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Nebraska proves that size doesn't really matter

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Nebraska

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Some movies are huge. I don't mean in popularity, but in the sheer epic scale of them. These are the kinds of movies we associate with the summer movie season. They are sometimes referred to as "popcorn movies" because their plots and character development often involve as much thought as it takes to dump loads and loads of "buttery topping" on a bucket full of popcorn. These movies contain massive amounts of expensive computer generated images and, of course, explosions which are often part of those computer generated images. Nebraska, the new film from director Alexander Payne, has none of these qualities. You might say that Nebraska is the anti-popcorn movie.

The first thing you may notice about Nebraska is that it is in black and white. Once color was introduced into the world of cinema there really wasn't much need for any black and white films. It is rare these days to see a black and white movie. Usually, a movie is in black and white due to budget reasons such as with Clerks or for style reasons such as with Sin City. I'm not really sure why the makers of Nebraska decided to go with black and white on this film, but it really does set the tone for what is about to come in the movie. Nebraska is a less is more kind of film so it is fitting that they went with the least amount of colors possible for this movie.

Nebraska is the story of a father and his son. The father, Woody Grant, is a barely functioning alcoholic who has just received a letter telling him he may have won a million dollars. All he has to do is go to Lincoln, Nebraska to see if he won. Enter David Grant, his son, who sees the determination his father has in collecting his winnings and decides he will drive his father from Billings, Montana to Lincoln, Nebraska. Of course, Woody hasn't actually been confirmed to have won anything yet so there may be no money to actually collect.

Throughout the movie the real reason that David takes his father on this trip becomes clear. David just wants to spend some time with his father. After all, who knows how much more time he will have with him? So David and Woody set out on their journey to Nebraska and the movie earns its title.

The journey of Nebraska is filled with insights into the past of Woody as he and his son travel through the town in which he used to live. There, he reunites with family and old friends (or are they enemies?) and makes potential new friends (enemies) who are excited to see a "millionaire" come through their town. Through these people we learn, little by little, more about the past life of Woody Grant. These tales of Woody told by his various acquaintances contribute to the drama portion of this film. There is remorse at the loss of past possible paths on the road of life that were not taken and sadness towards the way life seems to be headed for Woody. David is the vessel through which we really get to feel a lot of this drama as he discovers things about his father that he never knew. Nebraska is never too dramatic, however. It is a bit of a comedy as well.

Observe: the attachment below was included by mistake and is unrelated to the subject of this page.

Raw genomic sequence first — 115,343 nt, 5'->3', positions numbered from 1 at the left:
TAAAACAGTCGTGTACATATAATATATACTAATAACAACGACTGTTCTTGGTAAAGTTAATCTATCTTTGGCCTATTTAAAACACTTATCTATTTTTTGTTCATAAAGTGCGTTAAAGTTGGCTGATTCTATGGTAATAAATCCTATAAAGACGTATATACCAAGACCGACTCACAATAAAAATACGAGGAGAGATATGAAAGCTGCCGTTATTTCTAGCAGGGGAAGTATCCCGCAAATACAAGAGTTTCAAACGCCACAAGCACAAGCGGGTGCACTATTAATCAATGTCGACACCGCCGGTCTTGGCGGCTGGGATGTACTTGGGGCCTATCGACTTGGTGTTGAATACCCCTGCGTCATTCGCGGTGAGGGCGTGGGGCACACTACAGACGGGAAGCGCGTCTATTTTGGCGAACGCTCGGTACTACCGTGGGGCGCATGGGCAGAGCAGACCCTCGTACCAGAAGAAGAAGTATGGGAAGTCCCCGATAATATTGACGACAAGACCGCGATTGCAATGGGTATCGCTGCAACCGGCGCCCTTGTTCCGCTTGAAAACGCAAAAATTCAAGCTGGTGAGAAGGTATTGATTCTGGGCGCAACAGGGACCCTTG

The comedy in Nebraska comes from the reactions and interactions of the various characters in the film. The comedic moments are distributed nicely and evenly amongst the dramatic moments. As the character of David is played by former Saturday Night Live cast member and Macgruber star Will Forte and his brother is played by Mr. Show star Bob Odenkirk it is not a surprise that the film has a comedic touch. However, don't expect the kind of big comedic moments that you would get out of a movie like Macgruber.

Nebraska is a small movie in nearly every way. The length of the movie is 115 minutes, which isn't too small, but everything else in the movie comes in small sizes. The drama is there, but it is never very big. It is all small moments that are quietly reacted to by the characters in the film. There are no big speeches, loud emotions, or huge actions from the characters in Nebraska. The comedy is much the same way. It is all small doses of comedic dialogue and moments that come and go throughout the film.

Perhaps the best example of the scale of Nebraska comes in its ending. The movie comes to a close on a moment that is so small that it almost seems insignificant. This moment is, however, treated as if it is the most important thing to ever happen in the world and in the context of the rest of the movie, it actually is. For the characters, this ending could not be any bigger or dramatic. No, there's not a big climatic, CGI heavy, explosion filled, epic battle for 1 million dollars at the end, but that wouldn't make sense for the world and characters of Nebraska. The happenings of the world of Nebraska are all small, at least on the surface. It's this scale of things that causes a lack of a real memorable and powerful dramatic scene or a real hilarious comedic moment that stays with the viewer. That said, sometimes looks can be deceiving. While the end to Nebraska is very small in terms of plot it is incredibly huge for its two main characters. In fact, the ending of Nebraska is one of the more powerful endings seen on screen this year.

Nebraska, overall, never leaves enough of an impact on the viewer to really be considered a great movie, but that certainly doesn't mean it is not good and that it is not worth viewing. Nebraska proves, in its small scale, that sometimes more isn't always necessary. Sometimes less is enough. In fact, in the case of the ending, sometimes less really is more.

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